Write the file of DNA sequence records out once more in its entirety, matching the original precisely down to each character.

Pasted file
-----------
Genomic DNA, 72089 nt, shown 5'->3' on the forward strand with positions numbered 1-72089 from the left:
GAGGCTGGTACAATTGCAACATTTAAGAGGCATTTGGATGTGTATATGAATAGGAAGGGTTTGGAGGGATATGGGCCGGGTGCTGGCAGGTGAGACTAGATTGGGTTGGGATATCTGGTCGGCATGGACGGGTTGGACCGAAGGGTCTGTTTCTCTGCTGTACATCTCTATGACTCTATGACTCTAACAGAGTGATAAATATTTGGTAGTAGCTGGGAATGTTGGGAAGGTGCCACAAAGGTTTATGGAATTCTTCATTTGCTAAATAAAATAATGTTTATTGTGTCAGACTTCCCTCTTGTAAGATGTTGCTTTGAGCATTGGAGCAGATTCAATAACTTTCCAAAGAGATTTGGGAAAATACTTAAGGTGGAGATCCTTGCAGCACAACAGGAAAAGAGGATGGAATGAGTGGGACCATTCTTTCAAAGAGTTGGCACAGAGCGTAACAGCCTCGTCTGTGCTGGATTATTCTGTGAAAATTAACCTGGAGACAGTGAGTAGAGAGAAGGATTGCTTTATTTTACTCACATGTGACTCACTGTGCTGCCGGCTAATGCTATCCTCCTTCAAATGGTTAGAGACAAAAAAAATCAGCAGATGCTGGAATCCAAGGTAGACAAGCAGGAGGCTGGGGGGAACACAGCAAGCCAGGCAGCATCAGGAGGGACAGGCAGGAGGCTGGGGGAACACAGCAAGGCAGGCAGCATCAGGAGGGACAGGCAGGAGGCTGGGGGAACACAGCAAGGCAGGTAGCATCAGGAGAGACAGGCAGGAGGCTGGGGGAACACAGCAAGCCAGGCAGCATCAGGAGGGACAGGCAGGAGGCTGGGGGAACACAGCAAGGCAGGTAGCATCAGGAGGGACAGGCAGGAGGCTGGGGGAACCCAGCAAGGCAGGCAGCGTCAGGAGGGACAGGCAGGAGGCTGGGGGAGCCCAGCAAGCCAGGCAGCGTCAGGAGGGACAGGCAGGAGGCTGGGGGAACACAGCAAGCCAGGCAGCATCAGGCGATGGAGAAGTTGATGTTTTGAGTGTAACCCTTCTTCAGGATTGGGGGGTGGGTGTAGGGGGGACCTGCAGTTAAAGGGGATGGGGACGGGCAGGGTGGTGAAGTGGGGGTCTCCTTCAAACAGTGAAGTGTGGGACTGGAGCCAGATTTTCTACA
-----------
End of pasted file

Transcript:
Genomic DNA, 72089 nt, shown 5'->3' on the forward strand with positions numbered 1-72089 from the left:
GAGGCTGGTACAATTGCAACATTTAAGAGGCATTTGGATGTGTATATGAATAGGAAGGGTTTGGAGGGATATGGGCCGGGTGCTGGCAGGTGAGACTAGATTGGGTTGGGATATCTGGTCGGCATGGACGGGTTGGACCGAAGGGTCTGTTTCTCTGCTGTACATCTCTATGACTCTATGACTCTAACAGAGTGATAAATATTTGGTAGTAGCTGGGAATGTTGGGAAGGTGCCACAAAGGTTTATGGAATTCTTCATTTGCTAAATAAAATAATGTTTATTGTGTCAGACTTCCCTCTTGTAAGATGTTGCTTTGAGCATTGGAGCAGATTCAATAACTTTCCAAAGAGATTTGGGAAAATACTTAAGGTGGAGATCCTTGCAGCACAACAGGAAAAGAGGATGGAATGAGTGGGACCATTCTTTCAAAGAGTTGGCACAGAGCGTAACAGCCTCGTCTGTGCTGGATTATTCTGTGAAAATTAACCTGGAGACAGTGAGTAGAGAGAAGGATTGCTTTATTTTACTCACATGTGACTCACTGTGCTGCCGGCTAATGCTATCCTCCTTCAAATGGTTAGAGACAAAAAAAATCAGCAGATGCTGGAATCCAAGGTAGACAAGCAGGAGGCTGGGGGGAACACAGCAAGCCAGGCAGCATCAGGAGGGACAGGCAGGAGGCTGGGGGAACACAGCAAGGCAGGCAGCATCAGGAGGGACAGGCAGGAGGCTGGGGGAACACAGCAAGGCAGGTAGCATCAGGAGAGACAGGCAGGAGGCTGGGGGAACACAGCAAGCCAGGCAGCATCAGGAGGGACAGGCAGGAGGCTGGGGGAACACAGCAAGGCAGGTAGCATCAGGAGGGACAGGCAGGAGGCTGGGGGAACCCAGCAAGGCAGGCAGCGTCAGGAGGGACAGGCAGGAGGCTGGGGGAGCCCAGCAAGCCAGGCAGCGTCAGGAGGGACAGGCAGGAGGCTGGGGGAACACAGCAAGCCAGGCAGCATCAGGCGATGGAGAAGTTGATGTTTTGAGTGTAACCCTTCTTCAGGATTGGGGGGTGGGTGTAGGGGGGACCTGCAGTTAAAGGGGATGGGGACGGGCAGGGTGGTGAAGTGGGGGTCTCCTTCAAACAGTGAAGTGTGGGACTGGAGCCAGATTTTCTACA